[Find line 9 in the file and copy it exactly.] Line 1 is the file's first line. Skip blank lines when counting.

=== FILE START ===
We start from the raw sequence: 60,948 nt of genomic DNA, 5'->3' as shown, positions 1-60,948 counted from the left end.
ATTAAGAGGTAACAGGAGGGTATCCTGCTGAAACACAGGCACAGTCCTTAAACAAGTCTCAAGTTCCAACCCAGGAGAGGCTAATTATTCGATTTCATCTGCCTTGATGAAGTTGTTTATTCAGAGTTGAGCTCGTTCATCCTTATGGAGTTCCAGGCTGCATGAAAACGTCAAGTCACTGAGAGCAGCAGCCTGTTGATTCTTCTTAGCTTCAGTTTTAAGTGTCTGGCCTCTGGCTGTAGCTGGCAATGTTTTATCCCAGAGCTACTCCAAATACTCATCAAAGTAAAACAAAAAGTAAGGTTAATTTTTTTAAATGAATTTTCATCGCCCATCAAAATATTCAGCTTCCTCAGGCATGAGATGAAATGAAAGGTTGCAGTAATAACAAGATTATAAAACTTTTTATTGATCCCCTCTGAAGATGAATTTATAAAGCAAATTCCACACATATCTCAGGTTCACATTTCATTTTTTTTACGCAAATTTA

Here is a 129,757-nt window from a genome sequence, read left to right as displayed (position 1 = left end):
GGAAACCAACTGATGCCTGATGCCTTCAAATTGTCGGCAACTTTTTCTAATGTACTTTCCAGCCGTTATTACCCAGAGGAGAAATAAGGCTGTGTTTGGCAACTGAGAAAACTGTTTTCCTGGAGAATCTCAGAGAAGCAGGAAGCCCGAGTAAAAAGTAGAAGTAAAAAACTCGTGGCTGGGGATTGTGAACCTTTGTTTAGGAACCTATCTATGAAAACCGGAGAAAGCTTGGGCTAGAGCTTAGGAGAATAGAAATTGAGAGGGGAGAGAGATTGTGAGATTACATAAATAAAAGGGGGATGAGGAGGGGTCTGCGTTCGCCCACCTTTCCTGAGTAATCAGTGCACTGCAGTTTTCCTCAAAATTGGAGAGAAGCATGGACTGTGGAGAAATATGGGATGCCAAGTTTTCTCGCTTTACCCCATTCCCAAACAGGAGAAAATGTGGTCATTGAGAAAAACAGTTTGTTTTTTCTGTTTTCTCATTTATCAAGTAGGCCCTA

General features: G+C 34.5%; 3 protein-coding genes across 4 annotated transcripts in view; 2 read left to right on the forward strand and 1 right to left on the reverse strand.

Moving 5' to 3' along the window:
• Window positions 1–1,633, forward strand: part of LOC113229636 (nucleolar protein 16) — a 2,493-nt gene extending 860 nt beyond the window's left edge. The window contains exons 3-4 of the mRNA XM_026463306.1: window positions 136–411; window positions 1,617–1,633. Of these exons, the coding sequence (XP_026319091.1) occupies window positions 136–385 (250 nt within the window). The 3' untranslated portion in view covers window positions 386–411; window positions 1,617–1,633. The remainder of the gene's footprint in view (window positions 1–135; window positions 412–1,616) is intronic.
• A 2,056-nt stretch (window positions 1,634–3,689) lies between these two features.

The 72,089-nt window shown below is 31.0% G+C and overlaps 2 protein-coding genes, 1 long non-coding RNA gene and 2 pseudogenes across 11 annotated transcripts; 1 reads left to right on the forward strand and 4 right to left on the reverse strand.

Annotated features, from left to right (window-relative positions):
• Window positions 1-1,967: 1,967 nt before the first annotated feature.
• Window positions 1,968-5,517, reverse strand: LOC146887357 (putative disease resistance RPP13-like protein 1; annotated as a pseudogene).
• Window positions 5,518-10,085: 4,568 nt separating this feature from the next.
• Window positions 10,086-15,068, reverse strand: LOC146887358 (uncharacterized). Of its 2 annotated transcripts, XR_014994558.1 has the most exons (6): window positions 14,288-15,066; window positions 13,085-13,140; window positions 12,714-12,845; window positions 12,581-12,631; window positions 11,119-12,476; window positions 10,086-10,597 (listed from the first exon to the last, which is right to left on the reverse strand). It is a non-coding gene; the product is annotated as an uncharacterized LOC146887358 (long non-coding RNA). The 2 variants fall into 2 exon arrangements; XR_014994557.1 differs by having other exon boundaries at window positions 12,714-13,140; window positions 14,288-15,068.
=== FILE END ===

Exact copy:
The 72,089-nt window shown below is 31.0% G+C and overlaps 2 protein-coding genes, 1 long non-coding RNA gene and 2 pseudogenes across 11 annotated transcripts; 1 reads left to right on the forward strand and 4 right to left on the reverse strand.